Relationships are funny things. I think back to my younger days and how much effort I would put into attracting the attention of the ladies. On most Fridays, I would leave work, get my hair cut touched up, go home press 5-10 shirts, and at 4-6 pairs of slacks, grab a shower. Then I would try on all various combinations to pick out the look that ‘felt’ right for that evening. Once the clothes were selected, the chosen outfit would get touched up with the iron before selecting the right belt and shoes to complete the look. Finally, with all the prep work complete I began the final presentation, a fresh shave, product and style hair, cologne, and finally get dressed.
It wasn’t just me; a large portion of my friends went through similar processes. Some longer some shorter, but it seems everyone every put forth tremendous effort in preparation of attracting someone’s attention.
Fast forward and there I was, in the blossoming of my first ‘serious’ relationship. Things started to change, hours dropped from the preparation process. Suddenly Jeans were good enough and I didn’t really need to shave … did I? Very soon my girlfriend started to express some discontent with me. I wasn’t the same guy she started dating, I looked different and I acted different.
Sound familiar? I have seen this pattern repeated in my life (more times than I care to count or discuss), in the lives of friends and family, and most shockingly I see nearly every business; from Fortune 500 to the one-person Start-Up, doing exactly the same THINGS. Company’s dump large portions of available resources into wooing new customers, then once they have a customer they move on, doing little to nothing to keep that customer coming back.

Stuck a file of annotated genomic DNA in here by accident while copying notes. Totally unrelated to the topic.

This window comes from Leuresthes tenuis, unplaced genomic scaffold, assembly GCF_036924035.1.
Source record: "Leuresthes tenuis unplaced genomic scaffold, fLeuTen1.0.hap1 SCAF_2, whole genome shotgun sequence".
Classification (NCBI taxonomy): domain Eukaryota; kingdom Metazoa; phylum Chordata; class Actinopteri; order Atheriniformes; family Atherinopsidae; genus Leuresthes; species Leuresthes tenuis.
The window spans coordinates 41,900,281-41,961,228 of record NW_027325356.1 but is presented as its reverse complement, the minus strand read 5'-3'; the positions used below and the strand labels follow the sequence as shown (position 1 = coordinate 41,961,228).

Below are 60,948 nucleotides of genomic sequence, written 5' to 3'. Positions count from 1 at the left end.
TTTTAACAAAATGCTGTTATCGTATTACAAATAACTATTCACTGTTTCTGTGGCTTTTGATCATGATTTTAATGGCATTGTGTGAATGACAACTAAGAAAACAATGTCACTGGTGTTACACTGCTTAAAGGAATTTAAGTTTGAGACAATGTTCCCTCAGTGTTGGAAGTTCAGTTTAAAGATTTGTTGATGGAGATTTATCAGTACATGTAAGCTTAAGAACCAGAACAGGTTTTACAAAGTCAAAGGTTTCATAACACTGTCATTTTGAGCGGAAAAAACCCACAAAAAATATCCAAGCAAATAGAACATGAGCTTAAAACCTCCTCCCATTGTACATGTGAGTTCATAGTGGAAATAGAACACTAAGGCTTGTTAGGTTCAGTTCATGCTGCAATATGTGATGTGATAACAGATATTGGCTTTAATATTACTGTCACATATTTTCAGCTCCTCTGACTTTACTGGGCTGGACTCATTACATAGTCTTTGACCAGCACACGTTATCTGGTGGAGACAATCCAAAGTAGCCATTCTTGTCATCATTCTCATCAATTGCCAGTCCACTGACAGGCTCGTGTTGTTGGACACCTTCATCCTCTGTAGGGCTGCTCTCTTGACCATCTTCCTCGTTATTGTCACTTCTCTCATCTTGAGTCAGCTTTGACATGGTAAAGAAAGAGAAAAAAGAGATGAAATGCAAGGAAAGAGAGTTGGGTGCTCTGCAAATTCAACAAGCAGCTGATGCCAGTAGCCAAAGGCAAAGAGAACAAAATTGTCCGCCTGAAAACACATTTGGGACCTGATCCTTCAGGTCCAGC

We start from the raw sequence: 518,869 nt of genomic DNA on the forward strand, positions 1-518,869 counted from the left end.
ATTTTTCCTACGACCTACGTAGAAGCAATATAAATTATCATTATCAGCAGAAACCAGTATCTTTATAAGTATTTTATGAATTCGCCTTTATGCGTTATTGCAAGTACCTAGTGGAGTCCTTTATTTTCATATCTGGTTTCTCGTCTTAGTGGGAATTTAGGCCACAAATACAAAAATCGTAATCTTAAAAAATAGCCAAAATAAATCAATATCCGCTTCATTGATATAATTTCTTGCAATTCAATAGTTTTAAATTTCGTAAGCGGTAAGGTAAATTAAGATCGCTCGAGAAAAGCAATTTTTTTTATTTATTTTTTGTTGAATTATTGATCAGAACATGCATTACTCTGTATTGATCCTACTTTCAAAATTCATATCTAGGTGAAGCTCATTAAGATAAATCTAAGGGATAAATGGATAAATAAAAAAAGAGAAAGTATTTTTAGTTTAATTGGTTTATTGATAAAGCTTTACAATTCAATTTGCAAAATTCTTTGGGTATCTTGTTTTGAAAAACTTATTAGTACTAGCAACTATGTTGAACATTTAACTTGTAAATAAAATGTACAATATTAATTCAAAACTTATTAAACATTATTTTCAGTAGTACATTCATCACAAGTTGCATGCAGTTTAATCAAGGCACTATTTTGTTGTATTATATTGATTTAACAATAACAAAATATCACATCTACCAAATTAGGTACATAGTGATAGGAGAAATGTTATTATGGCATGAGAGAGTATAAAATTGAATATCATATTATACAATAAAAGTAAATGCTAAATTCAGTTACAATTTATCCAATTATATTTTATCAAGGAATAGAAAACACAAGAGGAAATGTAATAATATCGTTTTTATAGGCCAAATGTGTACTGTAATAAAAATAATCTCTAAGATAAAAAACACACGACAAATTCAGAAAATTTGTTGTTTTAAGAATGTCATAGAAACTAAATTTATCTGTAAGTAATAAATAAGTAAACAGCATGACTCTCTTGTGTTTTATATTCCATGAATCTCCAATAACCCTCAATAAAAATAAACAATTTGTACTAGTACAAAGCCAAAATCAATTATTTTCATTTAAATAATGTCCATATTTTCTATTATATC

How much does this cost?
Costing out this continual inattention to true customer retention can be fairly challenging. First, what cost metric?
Opportunity cost? Real costs (Retention vs Acquisition)? Customer Replacement cost?
Flashback to young adult dating David. My girlfriend, we will call her ‘M’, M was a terrific young woman. She was bright, beautiful, had a terrific family, and was completely out of my league in every imaginable way possible. So, it is not surprising that M was way more aware and put together than my 22-year-old self. M was a true polished lady, she waited until we were having dinner at our favorite place (forget the name but it was in an old building, had a court yard, and served the best Italian food). Then, after the herbed focaccia bread was left at the table, she looked at me dead in the eyes and asked a simple question that shattered my relationship paradigm forever.
M, with her beautiful blue eyes locked on mine, said ‘David’, she only called me David when she really needed my full attention otherwise I was just D, ‘Have I done something that makes you want out of this relationship?”
At this moment, my jaw dropped open and I sat there looking like a cave waiting for some spelunkers to go exploring. My mind was spinning trying to form a coherent sentence of some kind.
I was confused!
Things were wonderful!
M was everything I had ever dreamed of, my complete dream woman. Why would she even think such a thing?
M let my confusion hang for a few seconds before she continued with, ‘You have begun acting as if you didn’t care. You look sloppy (I was wearing jeans, a hoodie, and a baseball cap), and when was the last time to put yourself together like the night we met?’